Similarly, stuff sneakers or dress shoes with socks or rolled-up ties to protect the shoe’s shape and use all available space for packing.
Choose a color palette
If everything you pack coordinates with everything else, you can mix and match endlessly. I go with black pants, shorts and skirts because you can add almost any color top. I add a few black tops, including one with sequins, that I can jazz up with scarves, which weigh less and take up less room than most evening wear. Plan to re-wear bottoms at least twice during your trip.
You can never entirely predict the weather where you are cruising. Even on a Caribbean cruise, you may encounter an afternoon rain storm or chilly dining rooms and theaters on board. Prioritize clothing you can layer, such as sweaters, lightweight vests and zip-up hoodies.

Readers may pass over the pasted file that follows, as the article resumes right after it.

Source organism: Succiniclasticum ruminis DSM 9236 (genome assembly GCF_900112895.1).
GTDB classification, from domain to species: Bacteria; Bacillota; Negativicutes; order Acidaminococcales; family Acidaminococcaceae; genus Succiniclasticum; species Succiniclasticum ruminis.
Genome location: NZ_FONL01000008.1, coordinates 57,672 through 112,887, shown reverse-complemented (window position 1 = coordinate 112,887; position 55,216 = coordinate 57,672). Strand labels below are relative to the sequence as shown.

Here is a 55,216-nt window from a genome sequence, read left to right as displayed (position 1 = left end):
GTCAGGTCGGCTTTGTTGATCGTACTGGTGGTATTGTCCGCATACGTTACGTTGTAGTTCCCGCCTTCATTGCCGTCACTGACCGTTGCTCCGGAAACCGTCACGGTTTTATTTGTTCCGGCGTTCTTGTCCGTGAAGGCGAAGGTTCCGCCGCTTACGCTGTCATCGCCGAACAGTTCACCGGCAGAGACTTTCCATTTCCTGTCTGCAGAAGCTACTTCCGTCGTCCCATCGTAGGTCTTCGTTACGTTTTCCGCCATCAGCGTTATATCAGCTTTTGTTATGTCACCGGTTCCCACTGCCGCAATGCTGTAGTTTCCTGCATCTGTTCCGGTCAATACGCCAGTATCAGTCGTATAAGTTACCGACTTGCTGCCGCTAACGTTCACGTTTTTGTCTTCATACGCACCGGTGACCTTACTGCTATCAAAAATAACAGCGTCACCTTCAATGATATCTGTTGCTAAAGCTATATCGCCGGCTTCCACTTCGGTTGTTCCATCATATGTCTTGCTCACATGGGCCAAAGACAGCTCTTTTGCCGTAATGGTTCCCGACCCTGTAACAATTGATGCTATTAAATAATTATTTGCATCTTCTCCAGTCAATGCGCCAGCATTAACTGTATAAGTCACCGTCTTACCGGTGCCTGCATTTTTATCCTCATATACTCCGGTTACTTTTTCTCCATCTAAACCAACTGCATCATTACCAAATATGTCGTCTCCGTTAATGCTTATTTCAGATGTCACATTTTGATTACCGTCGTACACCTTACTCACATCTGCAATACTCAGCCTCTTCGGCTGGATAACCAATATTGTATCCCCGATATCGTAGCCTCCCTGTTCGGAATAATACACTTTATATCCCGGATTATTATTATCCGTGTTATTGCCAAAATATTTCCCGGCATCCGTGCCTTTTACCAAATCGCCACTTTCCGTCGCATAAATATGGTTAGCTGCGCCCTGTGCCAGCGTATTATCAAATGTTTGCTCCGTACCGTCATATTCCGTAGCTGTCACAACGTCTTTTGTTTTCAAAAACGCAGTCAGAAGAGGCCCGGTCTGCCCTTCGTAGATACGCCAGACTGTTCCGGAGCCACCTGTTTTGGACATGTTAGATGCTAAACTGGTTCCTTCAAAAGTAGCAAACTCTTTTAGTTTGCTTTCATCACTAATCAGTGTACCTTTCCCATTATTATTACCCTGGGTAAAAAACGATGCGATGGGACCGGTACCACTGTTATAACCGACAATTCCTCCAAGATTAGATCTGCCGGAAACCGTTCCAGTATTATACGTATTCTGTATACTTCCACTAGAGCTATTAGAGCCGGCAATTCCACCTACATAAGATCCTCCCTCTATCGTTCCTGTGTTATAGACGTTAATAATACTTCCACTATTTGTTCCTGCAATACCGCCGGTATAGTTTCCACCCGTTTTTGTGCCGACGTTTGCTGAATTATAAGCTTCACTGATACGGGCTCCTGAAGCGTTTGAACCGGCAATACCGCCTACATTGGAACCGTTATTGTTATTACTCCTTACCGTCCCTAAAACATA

Consider travel pants with zip-off legs that convert them to shorts. Also, you can wear a lightweight UPF shirt over a tank top if the sun’s rays are harsher than expected. Packing with layers in mind can provide more space than packing individual outfits for every possible weather scenario.
Packing hacks for your cruise cabin
Use magnets to organize your vacation
Cruise ship walls are typically magnetic, so you can use magnets to make your cabin more usable. Keep your daily newsletters, invitations and excursion tickets in order with magnetic clips affixed above the desk.
Magnetic hooks corral caps, visors, belts, backpacks, jackets and charging cords. Magnetic whiteboards allow you to leave messages for cabinmates. You can also use magnets to decorate your cabin door.
Upgrade your shower
Cruise ship showers are notoriously cramped and often lack functional amenities. Pack items that will upgrade the experience.